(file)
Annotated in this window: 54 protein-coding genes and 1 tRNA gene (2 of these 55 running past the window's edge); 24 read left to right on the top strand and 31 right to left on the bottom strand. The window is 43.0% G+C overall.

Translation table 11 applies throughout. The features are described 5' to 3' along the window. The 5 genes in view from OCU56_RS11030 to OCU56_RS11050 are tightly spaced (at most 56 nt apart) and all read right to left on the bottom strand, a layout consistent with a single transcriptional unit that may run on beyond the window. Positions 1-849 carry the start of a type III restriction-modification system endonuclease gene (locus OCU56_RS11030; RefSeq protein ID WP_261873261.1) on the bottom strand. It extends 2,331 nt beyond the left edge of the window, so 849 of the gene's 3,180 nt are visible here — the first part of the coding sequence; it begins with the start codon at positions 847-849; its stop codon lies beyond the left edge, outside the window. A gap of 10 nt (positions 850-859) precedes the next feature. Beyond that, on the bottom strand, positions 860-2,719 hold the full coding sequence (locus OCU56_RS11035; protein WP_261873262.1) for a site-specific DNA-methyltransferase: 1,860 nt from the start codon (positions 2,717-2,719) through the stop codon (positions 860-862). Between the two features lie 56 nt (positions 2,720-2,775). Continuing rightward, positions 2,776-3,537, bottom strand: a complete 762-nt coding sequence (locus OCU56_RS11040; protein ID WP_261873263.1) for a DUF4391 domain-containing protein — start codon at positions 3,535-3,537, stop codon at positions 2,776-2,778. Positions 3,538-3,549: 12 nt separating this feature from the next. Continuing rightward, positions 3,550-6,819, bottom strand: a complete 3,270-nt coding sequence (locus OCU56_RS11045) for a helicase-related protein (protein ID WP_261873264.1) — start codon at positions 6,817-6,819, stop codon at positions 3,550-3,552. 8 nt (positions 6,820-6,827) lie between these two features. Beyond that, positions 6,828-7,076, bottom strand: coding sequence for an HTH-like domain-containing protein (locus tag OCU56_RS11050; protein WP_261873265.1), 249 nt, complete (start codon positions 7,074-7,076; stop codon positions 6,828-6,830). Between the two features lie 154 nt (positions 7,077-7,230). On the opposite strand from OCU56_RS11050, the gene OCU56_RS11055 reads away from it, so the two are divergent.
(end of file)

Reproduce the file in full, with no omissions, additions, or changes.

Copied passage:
Annotated in this window: 54 protein-coding genes and 1 tRNA gene (2 of these 55 running past the window's edge); 24 read left to right on the top strand and 31 right to left on the bottom strand. The window is 43.0% G+C overall.

Translation table 11 applies throughout. The features are described 5' to 3' along the window. The 5 genes in view from OCU56_RS11030 to OCU56_RS11050 are tightly spaced (at most 56 nt apart) and all read right to left on the bottom strand, a layout consistent with a single transcriptional unit that may run on beyond the window. Positions 1-849 carry the start of a type III restriction-modification system endonuclease gene (locus OCU56_RS11030; RefSeq protein ID WP_261873261.1) on the bottom strand. It extends 2,331 nt beyond the left edge of the window, so 849 of the gene's 3,180 nt are visible here — the first part of the coding sequence; it begins with the start codon at positions 847-849; its stop codon lies beyond the left edge, outside the window. A gap of 10 nt (positions 850-859) precedes the next feature. Beyond that, on the bottom strand, positions 860-2,719 hold the full coding sequence (locus OCU56_RS11035; protein WP_261873262.1) for a site-specific DNA-methyltransferase: 1,860 nt from the start codon (positions 2,717-2,719) through the stop codon (positions 860-862). Between the two features lie 56 nt (positions 2,720-2,775). Continuing rightward, positions 2,776-3,537, bottom strand: a complete 762-nt coding sequence (locus OCU56_RS11040; protein ID WP_261873263.1) for a DUF4391 domain-containing protein — start codon at positions 3,535-3,537, stop codon at positions 2,776-2,778. Positions 3,538-3,549: 12 nt separating this feature from the next. Continuing rightward, positions 3,550-6,819, bottom strand: a complete 3,270-nt coding sequence (locus OCU56_RS11045) for a helicase-related protein (protein ID WP_261873264.1) — start codon at positions 6,817-6,819, stop codon at positions 3,550-3,552. 8 nt (positions 6,820-6,827) lie between these two features. Beyond that, positions 6,828-7,076, bottom strand: coding sequence for an HTH-like domain-containing protein (locus tag OCU56_RS11050; protein WP_261873265.1), 249 nt, complete (start codon positions 7,074-7,076; stop codon positions 6,828-6,830). Between the two features lie 154 nt (positions 7,077-7,230). On the opposite strand from OCU56_RS11050, the gene OCU56_RS11055 reads away from it, so the two are divergent.